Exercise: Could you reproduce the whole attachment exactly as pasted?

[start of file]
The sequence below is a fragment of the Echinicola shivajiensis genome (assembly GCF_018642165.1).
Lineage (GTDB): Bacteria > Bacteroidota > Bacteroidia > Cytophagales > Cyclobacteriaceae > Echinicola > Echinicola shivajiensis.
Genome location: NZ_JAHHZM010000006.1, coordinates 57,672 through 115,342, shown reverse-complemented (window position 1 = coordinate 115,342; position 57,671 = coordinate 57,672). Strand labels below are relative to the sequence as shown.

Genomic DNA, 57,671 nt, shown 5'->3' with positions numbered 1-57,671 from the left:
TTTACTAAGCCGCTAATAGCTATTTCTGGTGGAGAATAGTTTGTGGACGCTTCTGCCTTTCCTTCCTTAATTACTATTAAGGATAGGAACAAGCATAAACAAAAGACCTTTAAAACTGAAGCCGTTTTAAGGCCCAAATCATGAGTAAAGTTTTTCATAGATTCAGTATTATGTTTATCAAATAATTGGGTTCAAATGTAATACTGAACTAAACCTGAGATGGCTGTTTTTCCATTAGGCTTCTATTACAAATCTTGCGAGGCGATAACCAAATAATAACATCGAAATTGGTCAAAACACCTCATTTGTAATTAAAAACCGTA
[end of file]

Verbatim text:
The sequence below is a fragment of the Echinicola shivajiensis genome (assembly GCF_018642165.1).
Lineage (GTDB): Bacteria > Bacteroidota > Bacteroidia > Cytophagales > Cyclobacteriaceae > Echinicola > Echinicola shivajiensis.
Genome location: NZ_JAHHZM010000006.1, coordinates 57,672 through 115,342, shown reverse-complemented (window position 1 = coordinate 115,342; position 57,671 = coordinate 57,672). Strand labels below are relative to the sequence as shown.

Genomic DNA, 57,671 nt, shown 5'->3' with positions numbered 1-57,671 from the left:
TTTACTAAGCCGCTAATAGCTATTTCTGGTGGAGAATAGTTTGTGGACGCTTCTGCCTTTCCTTCCTTAATTACTATTAAGGATAGGAACAAGCATAAACAAAAGACCTTTAAAACTGAAGCCGTTTTAAGGCCCAAATCATGAGTAAAGTTTTTCATAGATTCAGTATTATGTTTATCAAATAATTGGGTTCAAATGTAATACTGAACTAAACCTGAGATGGCTGTTTTTCCATTAGGCTTCTATTACAAATCTTGCGAGGCGATAACCAAATAATAACATCGAAATTGGTCAAAACACCTCATTTGTAATTAAAAACCGTA